The group’s name, Kugeltov, dervives from Kugel which means ‘ball’ in German. A Kugel is a staple of Jewish cooking and it originally referred to balls of noodle dough. (The programme note included a recipe for ‘Malcolm’s Kugeltov Cake’).

Their music, likewise, echoes these cultures, so lovers of the music of Serbia and Croatia, Bulgaria and Romania, Greece and areas of southern Russia, Ukraine and the Caucasus will find much delight.

The series revives one of the original elements of the New Zealand International Arts Festivals: concerts by mainly New Zealand musicians at lunchtime and in the early evening, playing music of all kinds (apart from commercial popular stuff). The concerts were hugely popular from the start and reached their peak in the festivals of 1990 and 1992, under Chris Doig. It is a mystery that festivals in the last decade have so reduced the amount of music generally and turned their backs on these fine opportunities for New Zealand musicians to stand alongside overseas artists in concerts that are cheaper and more informal than the NZIAF itself. They also offered an extra draw-card for visitors from elsewhere who look for things to do during the day.

The musicians offer another example of the way professional Wellington musicians get involved in popular music of all kinds. Two of these players are in the NZSO – Robin Perks and Malcolm Struthers, one in the Vector Wellington Orchestra – Tui Clark, and Ross Harris, who taught  at Victoria University and has other lives as composer and French horn player, not to mention a commitment to Klezmer music.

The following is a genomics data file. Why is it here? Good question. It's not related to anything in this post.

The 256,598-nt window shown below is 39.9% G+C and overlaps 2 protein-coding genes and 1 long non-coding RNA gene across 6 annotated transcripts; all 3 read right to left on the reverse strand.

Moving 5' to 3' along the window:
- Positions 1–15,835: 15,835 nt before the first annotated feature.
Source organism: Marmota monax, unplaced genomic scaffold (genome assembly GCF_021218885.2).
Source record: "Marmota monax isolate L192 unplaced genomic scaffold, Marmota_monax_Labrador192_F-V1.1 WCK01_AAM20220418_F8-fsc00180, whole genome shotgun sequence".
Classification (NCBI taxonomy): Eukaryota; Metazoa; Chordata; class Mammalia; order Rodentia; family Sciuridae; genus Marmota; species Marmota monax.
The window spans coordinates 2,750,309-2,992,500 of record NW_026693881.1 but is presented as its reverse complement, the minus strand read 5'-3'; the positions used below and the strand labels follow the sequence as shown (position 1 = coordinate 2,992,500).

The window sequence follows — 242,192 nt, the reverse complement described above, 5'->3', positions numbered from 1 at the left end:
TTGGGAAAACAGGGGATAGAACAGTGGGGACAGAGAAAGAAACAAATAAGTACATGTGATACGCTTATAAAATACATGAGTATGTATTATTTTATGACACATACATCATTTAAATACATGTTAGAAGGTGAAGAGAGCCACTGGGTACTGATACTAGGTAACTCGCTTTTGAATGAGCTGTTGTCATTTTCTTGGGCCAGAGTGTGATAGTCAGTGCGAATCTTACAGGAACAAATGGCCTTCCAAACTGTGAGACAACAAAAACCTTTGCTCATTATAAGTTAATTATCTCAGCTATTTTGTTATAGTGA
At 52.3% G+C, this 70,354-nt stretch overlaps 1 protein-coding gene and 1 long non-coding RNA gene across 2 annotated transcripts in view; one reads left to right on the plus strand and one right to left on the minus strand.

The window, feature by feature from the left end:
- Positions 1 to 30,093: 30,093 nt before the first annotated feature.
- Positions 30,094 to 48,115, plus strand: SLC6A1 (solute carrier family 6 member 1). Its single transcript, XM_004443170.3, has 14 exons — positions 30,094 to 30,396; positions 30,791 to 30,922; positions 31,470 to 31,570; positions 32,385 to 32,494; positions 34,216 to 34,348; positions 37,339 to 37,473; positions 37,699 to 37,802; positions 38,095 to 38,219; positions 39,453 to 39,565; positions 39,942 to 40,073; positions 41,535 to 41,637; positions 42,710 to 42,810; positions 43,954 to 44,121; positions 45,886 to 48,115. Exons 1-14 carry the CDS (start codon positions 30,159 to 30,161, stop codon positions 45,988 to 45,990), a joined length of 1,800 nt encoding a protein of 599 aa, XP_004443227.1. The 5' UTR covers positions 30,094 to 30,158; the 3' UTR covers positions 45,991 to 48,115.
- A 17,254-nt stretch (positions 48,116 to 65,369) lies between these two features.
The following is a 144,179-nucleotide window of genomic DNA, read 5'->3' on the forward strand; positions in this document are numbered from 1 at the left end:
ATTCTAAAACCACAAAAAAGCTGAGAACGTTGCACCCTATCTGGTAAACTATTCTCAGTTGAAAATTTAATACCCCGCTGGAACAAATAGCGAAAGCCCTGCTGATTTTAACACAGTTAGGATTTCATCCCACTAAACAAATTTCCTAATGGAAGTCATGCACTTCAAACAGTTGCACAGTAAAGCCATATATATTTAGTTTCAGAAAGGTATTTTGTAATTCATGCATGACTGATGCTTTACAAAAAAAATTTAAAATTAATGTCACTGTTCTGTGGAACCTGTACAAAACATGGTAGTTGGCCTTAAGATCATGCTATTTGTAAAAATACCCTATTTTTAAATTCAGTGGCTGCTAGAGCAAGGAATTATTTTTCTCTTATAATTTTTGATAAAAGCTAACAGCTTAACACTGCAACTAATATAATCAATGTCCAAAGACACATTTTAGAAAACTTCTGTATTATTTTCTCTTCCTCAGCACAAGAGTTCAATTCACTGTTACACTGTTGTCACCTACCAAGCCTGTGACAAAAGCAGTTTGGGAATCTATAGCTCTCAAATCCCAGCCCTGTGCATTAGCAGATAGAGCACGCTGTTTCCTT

So the quality of the playing was one of the striking features. Nothing was more striking than the frequent clarinet sallies from Tui Clark, a player of lively brilliance with an uncanny instinct for idiomatic styles rendered with excitement and real delight.

The first piece, by Ross Harris, opened with an exciting, anticipatory, plucked bass intro, followed by squealing clarinet rushes and staccato phrases; accordion and violin soon fleshed it out.

The second medley of three tunes opened with Robin Perks’s perfectly idiomatic gypsy sounding violin, that turned from melancholy to a wild, foot-stamping dance.

Most of the pieces, many consisting of two or three distinct tunes fused in cunning ways, were of genuine folk origin, and ten tunes were by composer/accordionist Ross Harris.

The centre piece was Ross Harris’s Klezmorphology, which was the most extended and took the genre to areas remote from the simple Klezmer, almost losing sight of its origins at times and becoming a piece that may well please conventional chamber music lovers, and there were many at this concert.

The quite large audience clapped along with the infectious final number, the popular Klezmer tune, Hava Nagila. The series has got off to a great start.

<!–[if !supportEmptyParas]–> <!–[endif]–>